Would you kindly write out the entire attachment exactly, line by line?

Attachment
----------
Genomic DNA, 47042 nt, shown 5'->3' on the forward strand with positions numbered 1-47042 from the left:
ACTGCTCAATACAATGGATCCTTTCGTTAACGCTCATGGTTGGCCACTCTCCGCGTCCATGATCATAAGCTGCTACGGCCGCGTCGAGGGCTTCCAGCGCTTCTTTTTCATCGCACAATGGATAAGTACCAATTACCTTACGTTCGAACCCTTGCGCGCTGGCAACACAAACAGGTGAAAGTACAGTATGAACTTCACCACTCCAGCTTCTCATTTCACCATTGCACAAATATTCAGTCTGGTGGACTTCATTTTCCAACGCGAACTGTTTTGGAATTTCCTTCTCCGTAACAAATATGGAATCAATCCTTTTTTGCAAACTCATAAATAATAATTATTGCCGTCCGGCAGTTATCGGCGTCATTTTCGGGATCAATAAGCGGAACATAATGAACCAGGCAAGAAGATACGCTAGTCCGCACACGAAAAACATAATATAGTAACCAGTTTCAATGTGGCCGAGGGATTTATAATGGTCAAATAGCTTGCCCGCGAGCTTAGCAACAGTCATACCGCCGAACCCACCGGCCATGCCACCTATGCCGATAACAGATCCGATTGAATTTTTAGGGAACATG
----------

Genomic DNA, 47042 nt, shown 5'->3' on the forward strand with positions numbered 1-47042 from the left:
ACTGCTCAATACAATGGATCCTTTCGTTAACGCTCATGGTTGGCCACTCTCCGCGTCCATGATCATAAGCTGCTACGGCCGCGTCGAGGGCTTCCAGCGCTTCTTTTTCATCGCACAATGGATAAGTACCAATTACCTTACGTTCGAACCCTTGCGCGCTGGCAACACAAACAGGTGAAAGTACAGTATGAACTTCACCACTCCAGCTTCTCATTTCACCATTGCACAAATATTCAGTCTGGTGGACTTCATTTTCCAACGCGAACTGTTTTGGAATTTCCTTCTCCGTAACAAATATGGAATCAATCCTTTTTTGCAAACTCATAAATAATAATTATTGCCGTCCGGCAGTTATCGGCGTCATTTTCGGGATCAATAAGCGGAACATAATGAACCAGGCAAGAAGATACGCTAGTCCGCACACGAAAAACATAATATAGTAACCAGTTTCAATGTGGCCGAGGGATTTATAATGGTCAAATAGCTTGCCCGCGAGCTTAGCAACAGTCATACCGCCGAACCCACCGGCCATGCCACCTATGCCGATAACAGATCCGATTGAATTTTTAGGGAACATG